I go to visit Rose at her assisted-living facility once a week. She is 98, tiny and frail, semi-blind and semi-deaf. She can shuffle slowly around with a walker, but needs a wheelchair to go beyond the building. As she breathes she makes a high peeping sound in the back of her throat, an effect of the cancer in her thyroid.
Rose bullies me mercilessly when i wheel her through London Drugs (“stop, STOP! I said turn left are you an IDIOT?!”). She is probably not unaware of the sympathetic looks people give me as I try my best to patiently follow her directions. I am so humbled by the kindness people show to her in her most enraged moments. Still, strange as it sounds, I really do like Rose and she is getting to like me. I perversely enjoy her company.
What I learn most from Rose, what scares me speechless, is the high price of judgement. Rose can rant on for hours (if i don’t redirect her) about how mean, stupid, and incompetent people are. Rose lives in a world of harsh dualism where people are only valued, and only value themselves, by comparison to others. In Rose’s world the most important thing is not to be kind, but to be right.
I wonder as she goes on, about how mean and stupid and thoughtless and incompetent everyone is, whether she actually believes she is above them all, or whether underneath all her scorn she really thinks she is all of those things, but can only absolve herself by comparison. It is no different from the endless litany of complaint i hear around me all the time. I have a flawless instinct for sitting on trains and ferries beside angry whiners, who can only find satisfaction in enumerating the shortcomings of everyone else. They seek each other out and bond over their perceived superiority. It is so exhausting. I always carry earplugs to screen out the poison.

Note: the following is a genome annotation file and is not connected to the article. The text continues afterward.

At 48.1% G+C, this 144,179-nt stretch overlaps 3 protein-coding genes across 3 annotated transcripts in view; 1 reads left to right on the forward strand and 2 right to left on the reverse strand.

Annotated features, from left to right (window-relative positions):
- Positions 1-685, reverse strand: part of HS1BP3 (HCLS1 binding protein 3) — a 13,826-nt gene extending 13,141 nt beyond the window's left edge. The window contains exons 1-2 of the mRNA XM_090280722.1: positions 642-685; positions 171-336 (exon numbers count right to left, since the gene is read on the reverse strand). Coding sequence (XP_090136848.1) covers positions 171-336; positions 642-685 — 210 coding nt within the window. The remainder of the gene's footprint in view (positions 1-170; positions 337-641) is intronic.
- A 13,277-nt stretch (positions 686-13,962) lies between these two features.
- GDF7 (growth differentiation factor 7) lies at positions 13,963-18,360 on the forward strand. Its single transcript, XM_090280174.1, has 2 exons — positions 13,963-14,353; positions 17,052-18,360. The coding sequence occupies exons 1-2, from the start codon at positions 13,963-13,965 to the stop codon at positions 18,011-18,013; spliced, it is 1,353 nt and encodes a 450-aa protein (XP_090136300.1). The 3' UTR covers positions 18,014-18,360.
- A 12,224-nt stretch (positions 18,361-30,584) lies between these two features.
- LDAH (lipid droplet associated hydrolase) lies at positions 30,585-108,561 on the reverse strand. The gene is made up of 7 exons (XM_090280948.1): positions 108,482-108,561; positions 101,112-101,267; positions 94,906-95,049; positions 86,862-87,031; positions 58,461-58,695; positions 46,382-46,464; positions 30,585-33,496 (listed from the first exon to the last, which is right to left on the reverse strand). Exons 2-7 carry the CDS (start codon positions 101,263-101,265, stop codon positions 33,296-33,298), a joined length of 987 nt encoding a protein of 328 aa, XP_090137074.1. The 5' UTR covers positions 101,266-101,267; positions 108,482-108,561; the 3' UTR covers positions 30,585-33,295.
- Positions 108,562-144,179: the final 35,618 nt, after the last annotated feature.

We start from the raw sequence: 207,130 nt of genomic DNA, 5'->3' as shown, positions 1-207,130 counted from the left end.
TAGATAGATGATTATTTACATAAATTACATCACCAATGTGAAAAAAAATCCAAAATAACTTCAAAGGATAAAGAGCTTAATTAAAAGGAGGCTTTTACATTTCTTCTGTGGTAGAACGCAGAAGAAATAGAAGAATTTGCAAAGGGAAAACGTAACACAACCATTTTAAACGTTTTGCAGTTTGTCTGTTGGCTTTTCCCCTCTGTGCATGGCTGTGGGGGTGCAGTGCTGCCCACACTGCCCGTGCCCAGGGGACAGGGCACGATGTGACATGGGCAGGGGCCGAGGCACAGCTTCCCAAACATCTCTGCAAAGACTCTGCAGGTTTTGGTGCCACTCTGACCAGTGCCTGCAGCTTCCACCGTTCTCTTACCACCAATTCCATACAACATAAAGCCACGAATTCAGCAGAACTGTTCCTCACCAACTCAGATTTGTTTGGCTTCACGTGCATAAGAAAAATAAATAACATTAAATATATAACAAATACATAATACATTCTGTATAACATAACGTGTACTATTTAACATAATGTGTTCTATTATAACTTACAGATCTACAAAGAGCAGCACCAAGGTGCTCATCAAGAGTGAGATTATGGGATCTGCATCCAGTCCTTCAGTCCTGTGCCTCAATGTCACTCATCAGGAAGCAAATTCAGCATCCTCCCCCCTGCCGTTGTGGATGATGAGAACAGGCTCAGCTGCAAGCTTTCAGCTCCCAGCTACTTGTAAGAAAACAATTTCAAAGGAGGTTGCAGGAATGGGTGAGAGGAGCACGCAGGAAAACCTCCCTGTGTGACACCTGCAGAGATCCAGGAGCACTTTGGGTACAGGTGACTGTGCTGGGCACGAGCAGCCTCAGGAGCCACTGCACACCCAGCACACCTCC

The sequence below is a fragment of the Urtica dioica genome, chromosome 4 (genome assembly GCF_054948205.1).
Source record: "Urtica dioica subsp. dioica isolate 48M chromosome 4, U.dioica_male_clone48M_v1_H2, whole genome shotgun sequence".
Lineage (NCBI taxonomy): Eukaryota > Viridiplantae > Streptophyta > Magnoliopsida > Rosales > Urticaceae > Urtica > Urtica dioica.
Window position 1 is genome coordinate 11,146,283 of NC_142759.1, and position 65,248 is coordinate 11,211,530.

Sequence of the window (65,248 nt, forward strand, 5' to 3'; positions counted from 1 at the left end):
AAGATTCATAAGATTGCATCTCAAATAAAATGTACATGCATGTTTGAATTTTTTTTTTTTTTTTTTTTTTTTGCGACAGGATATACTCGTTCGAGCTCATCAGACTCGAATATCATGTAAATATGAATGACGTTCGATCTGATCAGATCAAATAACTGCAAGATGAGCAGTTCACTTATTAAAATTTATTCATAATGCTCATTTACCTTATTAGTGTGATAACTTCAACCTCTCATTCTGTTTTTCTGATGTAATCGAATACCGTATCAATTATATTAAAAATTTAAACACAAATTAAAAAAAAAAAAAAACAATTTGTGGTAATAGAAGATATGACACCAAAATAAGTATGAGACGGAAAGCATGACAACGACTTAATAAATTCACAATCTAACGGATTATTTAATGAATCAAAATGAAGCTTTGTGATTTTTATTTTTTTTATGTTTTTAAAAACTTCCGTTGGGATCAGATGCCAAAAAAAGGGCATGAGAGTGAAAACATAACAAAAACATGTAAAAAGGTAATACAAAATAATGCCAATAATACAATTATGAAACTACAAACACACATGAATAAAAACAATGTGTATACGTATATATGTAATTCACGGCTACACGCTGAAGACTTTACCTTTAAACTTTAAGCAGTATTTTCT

Yesterday after I visited Rose, I was listening to an interview on CBC with a 90-yr-old woman who claims to have had many near-death experiences. She described them as lovely and gentle, and wants to tell everyone not to fear the reaper. She talked about all the wonderful people young and old who she has met and worked with, and described all the people of Winnipeg as incredibly kind. She was positive and lyrical, filled with good humour and grace. I couldn’t help but (ha ha) make the comparison, and I thought, no wonder she seems so fearless. No wonder she finds even dying to be sweet. I want my dying to be sweet. I fall prey to judgement and envy, but I don’t want to die with blame on my lips and disappointment in my heart. I don’t want to be a grouchy old woman.